Buying or selling real estate is a significant event. It normally requires the services of many professionals, including a title company. A title company is an important part of your real estate “team” and they play a key role in looking out for your best interests.
This post comes on the heels of a windstorm, the likes of which we haven’t seen in quite some time. The weather does not care what plans we have for selling and buying homes, conducting inspections or performing closings.There were likely any number of home inspections planned around the Northern Virginia region that were impacted by the windstorm. Certainly, the storm knocked out electricity to tens of thousands of homes thereby preventing a home inspection.
A contract is ratified.
Between contract ratification and closing, the agents coordinate a settlement time for their clients, perhaps together, or perhaps at different times and even different places. On the date of settlement identified in the contract, the seller shows up at the time scheduled and signs all the required paperwork. However, the buyer, who had scheduled their closing for 1pm that same day, does not show up (for purposes of this article, the reason doesn’t matter).
Approximately four years ago, Vesta conducted a closing on which the buyer inquired about using Bitcoin for payment purposes. I politely explained that the rules in Virginia as well as the standard contract required certified funds or bank wired funds. Generally, certified funds are a form of payment that is guaranteed to clear or settle by the company certifying the funds.
Upon transitioning from litigation to residential transactional real estate, I realized something refreshing. In real estate, everyone wants the deal to close.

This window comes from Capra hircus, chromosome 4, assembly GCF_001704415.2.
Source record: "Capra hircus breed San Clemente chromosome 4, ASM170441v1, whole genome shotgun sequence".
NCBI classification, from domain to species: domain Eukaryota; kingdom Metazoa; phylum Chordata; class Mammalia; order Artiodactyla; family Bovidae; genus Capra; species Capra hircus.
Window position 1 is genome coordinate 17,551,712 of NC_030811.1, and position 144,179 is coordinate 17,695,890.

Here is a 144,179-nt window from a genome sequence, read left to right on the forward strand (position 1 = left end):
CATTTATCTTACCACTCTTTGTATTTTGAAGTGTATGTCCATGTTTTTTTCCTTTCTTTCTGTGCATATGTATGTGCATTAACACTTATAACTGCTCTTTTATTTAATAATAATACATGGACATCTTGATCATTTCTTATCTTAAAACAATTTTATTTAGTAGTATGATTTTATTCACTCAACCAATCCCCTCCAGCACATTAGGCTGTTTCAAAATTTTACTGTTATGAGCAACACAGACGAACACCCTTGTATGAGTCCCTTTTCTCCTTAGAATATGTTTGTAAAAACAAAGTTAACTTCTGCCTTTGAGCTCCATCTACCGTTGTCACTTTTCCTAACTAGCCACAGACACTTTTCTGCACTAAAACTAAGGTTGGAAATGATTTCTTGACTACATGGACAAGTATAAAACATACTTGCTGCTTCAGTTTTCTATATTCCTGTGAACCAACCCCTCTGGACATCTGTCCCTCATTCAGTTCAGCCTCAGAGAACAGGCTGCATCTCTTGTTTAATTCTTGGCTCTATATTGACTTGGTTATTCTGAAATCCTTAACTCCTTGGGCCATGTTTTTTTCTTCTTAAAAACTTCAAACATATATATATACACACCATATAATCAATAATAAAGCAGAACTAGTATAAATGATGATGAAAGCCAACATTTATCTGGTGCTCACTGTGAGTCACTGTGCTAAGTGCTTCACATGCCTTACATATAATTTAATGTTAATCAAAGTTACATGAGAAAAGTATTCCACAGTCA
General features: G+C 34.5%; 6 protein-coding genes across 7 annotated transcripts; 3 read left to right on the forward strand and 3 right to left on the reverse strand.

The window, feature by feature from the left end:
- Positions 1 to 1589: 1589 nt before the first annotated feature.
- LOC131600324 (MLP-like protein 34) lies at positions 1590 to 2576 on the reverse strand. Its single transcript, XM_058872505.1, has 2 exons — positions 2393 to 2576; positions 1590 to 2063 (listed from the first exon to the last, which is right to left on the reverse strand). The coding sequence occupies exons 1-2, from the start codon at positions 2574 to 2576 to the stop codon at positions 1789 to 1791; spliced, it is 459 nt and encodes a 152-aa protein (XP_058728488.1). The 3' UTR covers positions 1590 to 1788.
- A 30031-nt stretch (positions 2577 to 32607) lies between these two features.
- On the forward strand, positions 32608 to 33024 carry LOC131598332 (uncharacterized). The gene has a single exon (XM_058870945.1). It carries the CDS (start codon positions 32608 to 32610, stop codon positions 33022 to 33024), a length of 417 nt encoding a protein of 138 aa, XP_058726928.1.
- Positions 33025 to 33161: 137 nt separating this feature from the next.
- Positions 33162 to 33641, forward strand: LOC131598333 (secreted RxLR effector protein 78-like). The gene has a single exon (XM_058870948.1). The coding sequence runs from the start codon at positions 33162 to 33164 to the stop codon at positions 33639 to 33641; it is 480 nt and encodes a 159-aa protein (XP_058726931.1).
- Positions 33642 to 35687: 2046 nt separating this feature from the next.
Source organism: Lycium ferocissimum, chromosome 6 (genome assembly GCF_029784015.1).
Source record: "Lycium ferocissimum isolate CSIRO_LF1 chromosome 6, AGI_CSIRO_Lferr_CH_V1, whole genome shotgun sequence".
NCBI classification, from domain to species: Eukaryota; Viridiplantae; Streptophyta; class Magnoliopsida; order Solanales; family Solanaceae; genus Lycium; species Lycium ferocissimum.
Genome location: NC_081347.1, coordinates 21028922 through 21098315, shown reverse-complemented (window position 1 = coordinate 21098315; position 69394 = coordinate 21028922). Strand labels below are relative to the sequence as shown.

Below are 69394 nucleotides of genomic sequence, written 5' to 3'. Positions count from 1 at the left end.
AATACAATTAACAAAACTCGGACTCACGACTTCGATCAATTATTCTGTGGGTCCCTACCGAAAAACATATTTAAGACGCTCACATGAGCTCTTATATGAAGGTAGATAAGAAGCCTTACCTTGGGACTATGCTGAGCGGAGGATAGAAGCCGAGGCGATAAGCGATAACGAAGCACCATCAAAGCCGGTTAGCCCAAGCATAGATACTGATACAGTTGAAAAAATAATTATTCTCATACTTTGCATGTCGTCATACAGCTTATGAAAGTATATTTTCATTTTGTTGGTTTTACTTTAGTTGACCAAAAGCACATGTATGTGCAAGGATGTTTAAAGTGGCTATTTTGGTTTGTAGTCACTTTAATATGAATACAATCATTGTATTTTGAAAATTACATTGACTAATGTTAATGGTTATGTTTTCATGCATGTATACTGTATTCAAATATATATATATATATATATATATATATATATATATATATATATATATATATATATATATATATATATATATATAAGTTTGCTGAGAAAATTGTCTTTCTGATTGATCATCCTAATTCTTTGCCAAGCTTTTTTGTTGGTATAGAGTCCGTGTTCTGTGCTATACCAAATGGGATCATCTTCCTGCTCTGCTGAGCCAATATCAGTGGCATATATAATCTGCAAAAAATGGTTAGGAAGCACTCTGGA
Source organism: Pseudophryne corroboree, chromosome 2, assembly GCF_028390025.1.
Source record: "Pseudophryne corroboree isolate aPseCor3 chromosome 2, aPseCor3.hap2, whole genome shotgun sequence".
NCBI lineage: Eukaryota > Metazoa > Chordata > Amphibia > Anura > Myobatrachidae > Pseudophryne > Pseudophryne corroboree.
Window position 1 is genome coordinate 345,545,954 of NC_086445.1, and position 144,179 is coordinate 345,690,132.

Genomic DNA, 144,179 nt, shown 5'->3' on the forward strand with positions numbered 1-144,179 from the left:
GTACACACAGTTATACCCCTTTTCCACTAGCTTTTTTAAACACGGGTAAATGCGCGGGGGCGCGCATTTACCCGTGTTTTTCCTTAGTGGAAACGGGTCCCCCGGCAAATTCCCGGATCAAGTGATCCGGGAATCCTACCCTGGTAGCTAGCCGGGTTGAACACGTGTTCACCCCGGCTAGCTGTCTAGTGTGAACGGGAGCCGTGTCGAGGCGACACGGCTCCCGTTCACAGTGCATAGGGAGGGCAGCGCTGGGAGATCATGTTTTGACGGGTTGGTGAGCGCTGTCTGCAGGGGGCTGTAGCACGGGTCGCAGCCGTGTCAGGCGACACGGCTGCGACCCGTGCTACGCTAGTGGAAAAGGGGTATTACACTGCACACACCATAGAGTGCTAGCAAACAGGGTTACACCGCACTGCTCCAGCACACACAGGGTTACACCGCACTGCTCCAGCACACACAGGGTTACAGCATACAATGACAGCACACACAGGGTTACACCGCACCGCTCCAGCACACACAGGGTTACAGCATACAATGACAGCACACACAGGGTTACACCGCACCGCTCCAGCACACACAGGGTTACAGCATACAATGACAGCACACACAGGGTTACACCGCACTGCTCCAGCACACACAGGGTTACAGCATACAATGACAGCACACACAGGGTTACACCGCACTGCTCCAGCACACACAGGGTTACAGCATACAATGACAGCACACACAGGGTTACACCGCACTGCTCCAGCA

In litigation, the interests of the parties are not aligned and the litigants, even in success, are still subjected to extreme stress and the expenditure of significant amounts of money. In a real estate transaction, assuming the buyer wants to buy and the seller wants to sell, the interests of all involved are the same. Everyone wants the deal to close.
Over the past few years, the Consumer Financial Protection Bureau (“CFPB”) has taken center stage for its aggressive enforcement posture. While I have major disagreements with the CFPB’s regulation/guidance through enforcement practice, particularly as it impacts the real estate title industry given the fact that the vast majority of title agencies are small businesses that do not have the resources to hire in house compliance officers or hire expensive outside counsel, its most recent enforcement action seems to be misunderstood.
This is a pretty outrageous statement, particularly coming from the current Chairman of the Standard Forms Committee. A few times a year we handle transactions in which one party or the other decides they don’t want to go through with it. However, sometimes by the time they make this decision, a contract has already been signed and all available avenues to void the contract have expired.
Among the changes to the NVAR Residential Sales contract is a change to provision 12 – Utilities, Water, Sewage, Heating and Central Air Conditioning. Specifically, the following language was added: “Septic Waiver Disclosure provided by Seller (if applicable) per VA Code section 32.1-164 1:1. State Board of Health septic system waivers are not transferrable.